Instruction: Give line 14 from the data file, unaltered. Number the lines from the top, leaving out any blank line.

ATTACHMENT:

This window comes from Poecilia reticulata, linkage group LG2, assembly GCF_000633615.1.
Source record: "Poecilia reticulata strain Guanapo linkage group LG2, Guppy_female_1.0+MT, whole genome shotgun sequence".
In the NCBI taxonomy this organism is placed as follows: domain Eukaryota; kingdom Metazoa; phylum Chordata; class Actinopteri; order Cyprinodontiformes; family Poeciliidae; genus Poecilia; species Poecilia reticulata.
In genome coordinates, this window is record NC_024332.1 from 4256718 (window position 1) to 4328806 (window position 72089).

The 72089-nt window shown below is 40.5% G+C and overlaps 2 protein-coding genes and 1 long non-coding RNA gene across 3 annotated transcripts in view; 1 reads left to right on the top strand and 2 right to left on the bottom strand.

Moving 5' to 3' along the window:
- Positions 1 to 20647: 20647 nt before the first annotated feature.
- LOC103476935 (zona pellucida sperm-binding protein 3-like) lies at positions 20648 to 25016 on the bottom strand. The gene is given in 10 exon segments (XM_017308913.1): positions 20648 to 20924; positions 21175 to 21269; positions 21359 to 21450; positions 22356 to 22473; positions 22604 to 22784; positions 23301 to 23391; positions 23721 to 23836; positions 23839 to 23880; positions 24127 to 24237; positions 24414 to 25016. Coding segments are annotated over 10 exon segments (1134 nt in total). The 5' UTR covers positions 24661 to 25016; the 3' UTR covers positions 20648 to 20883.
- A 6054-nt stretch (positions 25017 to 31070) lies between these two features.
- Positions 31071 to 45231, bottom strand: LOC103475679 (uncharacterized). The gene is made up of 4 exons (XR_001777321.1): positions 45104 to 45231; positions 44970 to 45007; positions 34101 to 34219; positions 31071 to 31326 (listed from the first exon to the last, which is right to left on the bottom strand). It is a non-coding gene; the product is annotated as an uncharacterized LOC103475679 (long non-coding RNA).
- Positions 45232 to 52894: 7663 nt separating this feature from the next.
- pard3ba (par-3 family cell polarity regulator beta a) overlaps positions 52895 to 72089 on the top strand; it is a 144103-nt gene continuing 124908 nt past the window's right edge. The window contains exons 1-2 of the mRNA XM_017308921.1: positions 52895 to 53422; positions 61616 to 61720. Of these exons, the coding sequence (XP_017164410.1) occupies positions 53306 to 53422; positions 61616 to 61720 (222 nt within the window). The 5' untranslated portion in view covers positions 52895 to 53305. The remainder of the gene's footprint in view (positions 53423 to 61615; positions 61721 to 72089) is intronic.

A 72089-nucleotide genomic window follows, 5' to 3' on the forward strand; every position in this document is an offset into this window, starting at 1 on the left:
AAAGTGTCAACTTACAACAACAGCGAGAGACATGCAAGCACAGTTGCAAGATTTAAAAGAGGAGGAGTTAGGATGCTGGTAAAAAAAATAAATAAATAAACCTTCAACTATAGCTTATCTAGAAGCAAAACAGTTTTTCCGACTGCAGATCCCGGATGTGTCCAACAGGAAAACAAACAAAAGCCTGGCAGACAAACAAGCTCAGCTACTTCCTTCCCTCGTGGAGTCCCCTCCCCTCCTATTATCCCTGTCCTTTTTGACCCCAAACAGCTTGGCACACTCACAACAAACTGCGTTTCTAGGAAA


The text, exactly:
AAAGTGTCAACTTACAACAACAGCGAGAGACATGCAAGCACAGTTGCAAGATTTAAAAGAGGAGGAGTTAGGATGCTGGTAAAAAAAATAAATAAATAAACCTTCAACTATAGCTTATCTAGAAGCAAAACAGTTTTTCCGACTGCAGATCCCGGATGTGTCCAACAGGAAAACAAACAAAAGCCTGGCAGACAAACAAGCTCAGCTACTTCCTTCCCTCGTGGAGTCCCCTCCCCTCCTATTATCCCTGTCCTTTTTGACCCCAAACAGCTTGGCACACTCACAACAAACTGCGTTTCTAGGAAA